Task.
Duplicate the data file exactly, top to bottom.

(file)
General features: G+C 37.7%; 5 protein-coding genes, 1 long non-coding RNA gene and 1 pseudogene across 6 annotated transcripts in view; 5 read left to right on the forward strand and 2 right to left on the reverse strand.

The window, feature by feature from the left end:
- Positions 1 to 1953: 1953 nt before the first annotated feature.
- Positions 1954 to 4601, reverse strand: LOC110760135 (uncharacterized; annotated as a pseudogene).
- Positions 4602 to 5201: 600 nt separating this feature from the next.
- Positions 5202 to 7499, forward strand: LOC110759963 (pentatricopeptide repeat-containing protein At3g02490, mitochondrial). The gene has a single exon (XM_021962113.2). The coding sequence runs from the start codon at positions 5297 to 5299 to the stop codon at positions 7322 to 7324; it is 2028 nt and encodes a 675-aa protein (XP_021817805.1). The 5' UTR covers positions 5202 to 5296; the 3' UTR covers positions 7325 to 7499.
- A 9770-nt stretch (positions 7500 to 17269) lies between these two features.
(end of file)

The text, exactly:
General features: G+C 37.7%; 5 protein-coding genes, 1 long non-coding RNA gene and 1 pseudogene across 6 annotated transcripts in view; 5 read left to right on the forward strand and 2 right to left on the reverse strand.

The window, feature by feature from the left end:
- Positions 1 to 1953: 1953 nt before the first annotated feature.
- Positions 1954 to 4601, reverse strand: LOC110760135 (uncharacterized; annotated as a pseudogene).
- Positions 4602 to 5201: 600 nt separating this feature from the next.
- Positions 5202 to 7499, forward strand: LOC110759963 (pentatricopeptide repeat-containing protein At3g02490, mitochondrial). The gene has a single exon (XM_021962113.2). The coding sequence runs from the start codon at positions 5297 to 5299 to the stop codon at positions 7322 to 7324; it is 2028 nt and encodes a 675-aa protein (XP_021817805.1). The 5' UTR covers positions 5202 to 5296; the 3' UTR covers positions 7325 to 7499.
- A 9770-nt stretch (positions 7500 to 17269) lies between these two features.